Wednesday, August 17, 2005

False colour reveals interesting movement in sprite


Just an idea that came up when seeing two nearly identical frames that have been recorded of the same sprite that we just captured this night. The above image is a false-colour composite of two frames separated by 40 msec. The first frame is given the red color. The second frame the green color. It appears that the illuminations have slid upwards along the bottom tendrils during this time. Note that the same happens at the top of the sprite.

Sprite!! Night 16-17 August!

Less than an hour ago, at 2306 UT (1:06 local time), one sprite was caught over northeastern Spain by the Pic du Midi camera, and it was very close to the camera!

Here is the original image for you:


The image has been recorded by the wide field camera (32 degrees) which was pointed in this direction 5 minutes before the sprite happened: 2005-08-16 23:01:06 : Pan: 159.9 Tilt: 28.8 degrees (the true values are slightly different). The sprite must have appeared the angular size of your fist if you stick it out at arms length!
A +24.5 kA lightning flash was detected at the same time, at 41.99 N and 0.83 E. The 10.2 degrees narrow-field camera captured a part of the lower branches. In order to get a possible new sprite centered in both views, I adjusted the camera to a higher tilt and more to the left, but it got cloudy in the minutes right after the sprite, unfortunately.

Tuesday, August 16, 2005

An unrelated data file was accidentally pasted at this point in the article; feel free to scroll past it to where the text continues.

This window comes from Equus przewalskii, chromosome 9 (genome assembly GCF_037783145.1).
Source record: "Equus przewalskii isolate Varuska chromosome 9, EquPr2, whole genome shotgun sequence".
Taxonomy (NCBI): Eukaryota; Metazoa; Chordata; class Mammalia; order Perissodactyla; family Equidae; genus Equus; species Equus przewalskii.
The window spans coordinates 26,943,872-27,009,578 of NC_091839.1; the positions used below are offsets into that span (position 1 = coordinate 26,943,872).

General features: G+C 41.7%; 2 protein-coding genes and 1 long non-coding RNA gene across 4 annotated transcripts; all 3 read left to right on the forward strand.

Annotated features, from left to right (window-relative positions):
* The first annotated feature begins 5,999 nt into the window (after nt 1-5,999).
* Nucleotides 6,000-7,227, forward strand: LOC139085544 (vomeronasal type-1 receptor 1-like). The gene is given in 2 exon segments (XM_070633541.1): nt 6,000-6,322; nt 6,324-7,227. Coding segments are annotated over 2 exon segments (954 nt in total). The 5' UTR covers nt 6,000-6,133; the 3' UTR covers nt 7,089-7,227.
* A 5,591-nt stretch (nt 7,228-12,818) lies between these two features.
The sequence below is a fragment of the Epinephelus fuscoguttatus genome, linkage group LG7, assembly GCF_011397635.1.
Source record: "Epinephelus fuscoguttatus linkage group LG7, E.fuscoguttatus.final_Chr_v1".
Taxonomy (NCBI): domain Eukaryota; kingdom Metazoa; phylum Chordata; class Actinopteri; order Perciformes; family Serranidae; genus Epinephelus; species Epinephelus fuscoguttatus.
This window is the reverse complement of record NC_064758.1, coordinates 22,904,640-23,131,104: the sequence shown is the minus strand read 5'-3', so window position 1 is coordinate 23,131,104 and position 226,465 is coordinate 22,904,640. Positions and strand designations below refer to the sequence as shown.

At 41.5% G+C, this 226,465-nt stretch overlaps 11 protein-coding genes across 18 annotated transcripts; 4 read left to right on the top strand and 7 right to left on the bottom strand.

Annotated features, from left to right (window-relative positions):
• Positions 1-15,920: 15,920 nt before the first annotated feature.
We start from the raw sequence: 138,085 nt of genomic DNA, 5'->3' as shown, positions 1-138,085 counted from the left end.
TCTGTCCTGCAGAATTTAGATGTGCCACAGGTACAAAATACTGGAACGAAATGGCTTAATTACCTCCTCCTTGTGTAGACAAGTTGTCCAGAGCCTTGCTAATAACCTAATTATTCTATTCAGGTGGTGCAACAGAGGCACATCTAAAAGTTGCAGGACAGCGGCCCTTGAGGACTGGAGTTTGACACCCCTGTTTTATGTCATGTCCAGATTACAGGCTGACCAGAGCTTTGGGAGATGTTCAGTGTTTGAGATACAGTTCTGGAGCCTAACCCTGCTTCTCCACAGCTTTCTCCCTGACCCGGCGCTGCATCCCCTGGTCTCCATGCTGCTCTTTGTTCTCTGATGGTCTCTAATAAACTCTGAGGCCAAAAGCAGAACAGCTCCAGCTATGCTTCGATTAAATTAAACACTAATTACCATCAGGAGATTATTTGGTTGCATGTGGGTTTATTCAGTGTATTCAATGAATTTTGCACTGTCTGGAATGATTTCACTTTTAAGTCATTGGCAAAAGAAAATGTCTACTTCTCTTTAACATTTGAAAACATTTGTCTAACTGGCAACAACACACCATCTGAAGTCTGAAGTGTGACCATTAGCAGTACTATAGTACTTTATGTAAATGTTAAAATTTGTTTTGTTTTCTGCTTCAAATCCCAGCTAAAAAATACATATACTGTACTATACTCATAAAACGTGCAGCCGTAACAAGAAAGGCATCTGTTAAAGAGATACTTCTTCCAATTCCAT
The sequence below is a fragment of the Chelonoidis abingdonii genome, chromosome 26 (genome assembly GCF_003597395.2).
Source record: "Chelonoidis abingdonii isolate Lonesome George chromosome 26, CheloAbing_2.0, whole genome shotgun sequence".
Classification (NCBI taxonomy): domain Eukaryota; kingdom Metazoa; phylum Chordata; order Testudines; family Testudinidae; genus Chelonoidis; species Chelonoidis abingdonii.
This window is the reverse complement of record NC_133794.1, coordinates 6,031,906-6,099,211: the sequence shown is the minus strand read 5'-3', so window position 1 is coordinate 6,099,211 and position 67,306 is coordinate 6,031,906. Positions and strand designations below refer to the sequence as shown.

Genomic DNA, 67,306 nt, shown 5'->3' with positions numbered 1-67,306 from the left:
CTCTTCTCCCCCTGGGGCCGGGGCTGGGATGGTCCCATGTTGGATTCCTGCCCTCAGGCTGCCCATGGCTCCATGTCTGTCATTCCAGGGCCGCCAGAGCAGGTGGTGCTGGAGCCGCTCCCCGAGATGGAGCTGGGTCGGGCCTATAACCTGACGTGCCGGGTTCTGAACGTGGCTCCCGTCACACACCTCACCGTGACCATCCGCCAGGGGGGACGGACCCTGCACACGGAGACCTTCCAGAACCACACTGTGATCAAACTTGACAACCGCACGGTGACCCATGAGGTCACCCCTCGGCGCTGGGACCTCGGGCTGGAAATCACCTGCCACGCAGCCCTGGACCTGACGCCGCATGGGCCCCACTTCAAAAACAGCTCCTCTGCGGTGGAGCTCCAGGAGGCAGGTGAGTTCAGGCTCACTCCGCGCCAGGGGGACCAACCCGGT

Thunderstorm Outlook: Tue 16 - Fri 19 August

These days we can expect to see more and more thunderstorms to develop over northern Spain and the southern half of France. Storms may finally come very close the cameras again, especially Pic du Midi, which may allow detailed closeups if sprites occur - but more likely this generates cloudiness (models forecast 35mm of rain over Pic du Midi tonight between 20:00-02:00!)

Monday, August 15, 2005

VLF perturbations associated with the 29 July sprites

During the sprite events captured on the 29th of July the parent cloud-to-ground lightning discharges were located close to the GCP-s of the NAA (24.0 kHz), HWU (18.3 kHz) and HWV (20.9 kHz) transmitters to the Crete VLF receiver (see the picture).


Early VLF perturbations have been observed in the amplitude data of the HWU transmitter for 8 sprites (out of the total 10), among which 4 have also been seen in the amplitude and/or phase of the NAA signal. There were no perturbations associated with non sprite-producing CG discharges.